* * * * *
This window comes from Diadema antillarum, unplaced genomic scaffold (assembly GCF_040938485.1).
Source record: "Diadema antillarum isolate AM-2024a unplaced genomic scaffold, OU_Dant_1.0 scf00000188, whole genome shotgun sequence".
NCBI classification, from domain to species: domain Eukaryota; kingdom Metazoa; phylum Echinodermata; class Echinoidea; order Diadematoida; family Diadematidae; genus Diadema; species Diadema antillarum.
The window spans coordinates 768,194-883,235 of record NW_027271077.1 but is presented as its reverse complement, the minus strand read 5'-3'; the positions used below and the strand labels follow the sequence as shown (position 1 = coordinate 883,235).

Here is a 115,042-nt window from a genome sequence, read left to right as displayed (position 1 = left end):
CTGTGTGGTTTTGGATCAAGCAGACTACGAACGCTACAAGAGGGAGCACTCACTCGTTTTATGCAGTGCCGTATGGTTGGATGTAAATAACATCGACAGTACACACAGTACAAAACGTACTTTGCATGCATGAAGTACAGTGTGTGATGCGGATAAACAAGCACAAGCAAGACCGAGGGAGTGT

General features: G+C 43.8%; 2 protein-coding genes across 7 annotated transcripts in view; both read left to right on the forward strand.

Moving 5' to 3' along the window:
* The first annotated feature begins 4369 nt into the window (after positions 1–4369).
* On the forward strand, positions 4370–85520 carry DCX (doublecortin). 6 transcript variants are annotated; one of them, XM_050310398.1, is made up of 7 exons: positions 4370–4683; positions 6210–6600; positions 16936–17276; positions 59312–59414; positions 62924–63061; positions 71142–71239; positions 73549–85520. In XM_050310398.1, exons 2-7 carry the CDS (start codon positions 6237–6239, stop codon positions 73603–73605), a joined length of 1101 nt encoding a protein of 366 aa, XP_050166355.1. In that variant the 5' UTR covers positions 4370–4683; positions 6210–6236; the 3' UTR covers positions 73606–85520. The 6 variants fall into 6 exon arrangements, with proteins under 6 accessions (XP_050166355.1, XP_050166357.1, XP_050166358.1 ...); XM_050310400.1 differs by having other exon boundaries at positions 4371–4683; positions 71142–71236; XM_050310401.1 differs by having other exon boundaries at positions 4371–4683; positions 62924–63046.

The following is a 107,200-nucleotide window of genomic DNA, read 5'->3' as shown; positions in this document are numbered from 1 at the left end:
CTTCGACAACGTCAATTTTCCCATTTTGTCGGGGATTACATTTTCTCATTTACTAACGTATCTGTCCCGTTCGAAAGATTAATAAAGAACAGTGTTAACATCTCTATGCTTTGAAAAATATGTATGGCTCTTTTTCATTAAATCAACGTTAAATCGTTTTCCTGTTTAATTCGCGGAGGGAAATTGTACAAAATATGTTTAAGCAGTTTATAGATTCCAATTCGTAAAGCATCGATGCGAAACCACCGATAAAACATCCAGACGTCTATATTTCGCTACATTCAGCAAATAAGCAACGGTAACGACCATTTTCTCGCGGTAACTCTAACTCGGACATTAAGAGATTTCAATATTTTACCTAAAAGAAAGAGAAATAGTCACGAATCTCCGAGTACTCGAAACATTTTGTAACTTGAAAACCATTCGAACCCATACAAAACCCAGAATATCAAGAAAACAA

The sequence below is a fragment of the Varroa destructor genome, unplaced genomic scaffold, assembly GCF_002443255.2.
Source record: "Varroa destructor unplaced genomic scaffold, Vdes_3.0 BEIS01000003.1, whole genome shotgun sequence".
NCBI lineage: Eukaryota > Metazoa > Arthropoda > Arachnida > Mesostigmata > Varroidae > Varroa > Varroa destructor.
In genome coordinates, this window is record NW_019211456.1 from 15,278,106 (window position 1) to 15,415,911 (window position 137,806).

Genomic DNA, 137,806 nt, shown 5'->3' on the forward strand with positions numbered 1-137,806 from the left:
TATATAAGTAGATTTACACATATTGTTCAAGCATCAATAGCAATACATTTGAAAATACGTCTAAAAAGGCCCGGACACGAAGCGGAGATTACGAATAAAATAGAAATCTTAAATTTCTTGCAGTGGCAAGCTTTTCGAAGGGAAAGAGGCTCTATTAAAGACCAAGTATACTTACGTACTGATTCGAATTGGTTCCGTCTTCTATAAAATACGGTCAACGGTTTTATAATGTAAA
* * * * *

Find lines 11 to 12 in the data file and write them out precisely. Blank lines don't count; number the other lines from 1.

The following is a 107,200-nucleotide window of genomic DNA, read 5'->3' as shown; positions in this document are numbered from 1 at the left end:
CTTCGACAACGTCAATTTTCCCATTTTGTCGGGGATTACATTTTCTCATTTACTAACGTATCTGTCCCGTTCGAAAGATTAATAAAGAACAGTGTTAACATCTCTATGCTTTGAAAAATATGTATGGCTCTTTTTCATTAAATCAACGTTAAATCGTTTTCCTGTTTAATTCGCGGAGGGAAATTGTACAAAATATGTTTAAGCAGTTTATAGATTCCAATTCGTAAAGCATCGATGCGAAACCACCGATAAAACATCCAGACGTCTATATTTCGCTACATTCAGCAAATAAGCAACGGTAACGACCATTTTCTCGCGGTAACTCTAACTCGGACATTAAGAGATTTCAATATTTTACCTAAAAGAAAGAGAAATAGTCACGAATCTCCGAGTACTCGAAACATTTTGTAACTTGAAAACCATTCGAACCCATACAAAACCCAGAATATCAAGAAAACAA